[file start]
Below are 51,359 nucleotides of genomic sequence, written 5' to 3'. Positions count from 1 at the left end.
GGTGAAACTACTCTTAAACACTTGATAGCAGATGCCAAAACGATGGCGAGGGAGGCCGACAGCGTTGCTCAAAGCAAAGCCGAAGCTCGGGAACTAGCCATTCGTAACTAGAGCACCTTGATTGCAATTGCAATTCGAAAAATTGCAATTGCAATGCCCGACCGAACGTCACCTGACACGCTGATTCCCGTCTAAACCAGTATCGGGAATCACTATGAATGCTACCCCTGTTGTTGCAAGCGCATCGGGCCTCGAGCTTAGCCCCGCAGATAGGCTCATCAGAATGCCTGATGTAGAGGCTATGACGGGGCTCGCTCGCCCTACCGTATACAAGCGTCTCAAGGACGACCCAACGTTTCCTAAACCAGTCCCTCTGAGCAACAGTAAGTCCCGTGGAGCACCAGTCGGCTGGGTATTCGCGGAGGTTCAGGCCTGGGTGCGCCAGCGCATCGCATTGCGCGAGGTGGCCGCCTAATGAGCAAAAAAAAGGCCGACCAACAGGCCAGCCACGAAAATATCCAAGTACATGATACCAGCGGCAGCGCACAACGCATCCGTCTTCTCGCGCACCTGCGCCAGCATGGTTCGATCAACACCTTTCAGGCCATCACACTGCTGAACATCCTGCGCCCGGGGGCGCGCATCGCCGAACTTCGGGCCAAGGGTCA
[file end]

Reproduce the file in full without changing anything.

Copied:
Below are 51,359 nucleotides of genomic sequence, written 5' to 3'. Positions count from 1 at the left end.
GGTGAAACTACTCTTAAACACTTGATAGCAGATGCCAAAACGATGGCGAGGGAGGCCGACAGCGTTGCTCAAAGCAAAGCCGAAGCTCGGGAACTAGCCATTCGTAACTAGAGCACCTTGATTGCAATTGCAATTCGAAAAATTGCAATTGCAATGCCCGACCGAACGTCACCTGACACGCTGATTCCCGTCTAAACCAGTATCGGGAATCACTATGAATGCTACCCCTGTTGTTGCAAGCGCATCGGGCCTCGAGCTTAGCCCCGCAGATAGGCTCATCAGAATGCCTGATGTAGAGGCTATGACGGGGCTCGCTCGCCCTACCGTATACAAGCGTCTCAAGGACGACCCAACGTTTCCTAAACCAGTCCCTCTGAGCAACAGTAAGTCCCGTGGAGCACCAGTCGGCTGGGTATTCGCGGAGGTTCAGGCCTGGGTGCGCCAGCGCATCGCATTGCGCGAGGTGGCCGCCTAATGAGCAAAAAAAAGGCCGACCAACAGGCCAGCCACGAAAATATCCAAGTACATGATACCAGCGGCAGCGCACAACGCATCCGTCTTCTCGCGCACCTGCGCCAGCATGGTTCGATCAACACCTTTCAGGCCATCACACTGCTGAACATCCTGCGCCCGGGGGCGCGCATCGCCGAACTTCGGGCCAAGGGTCA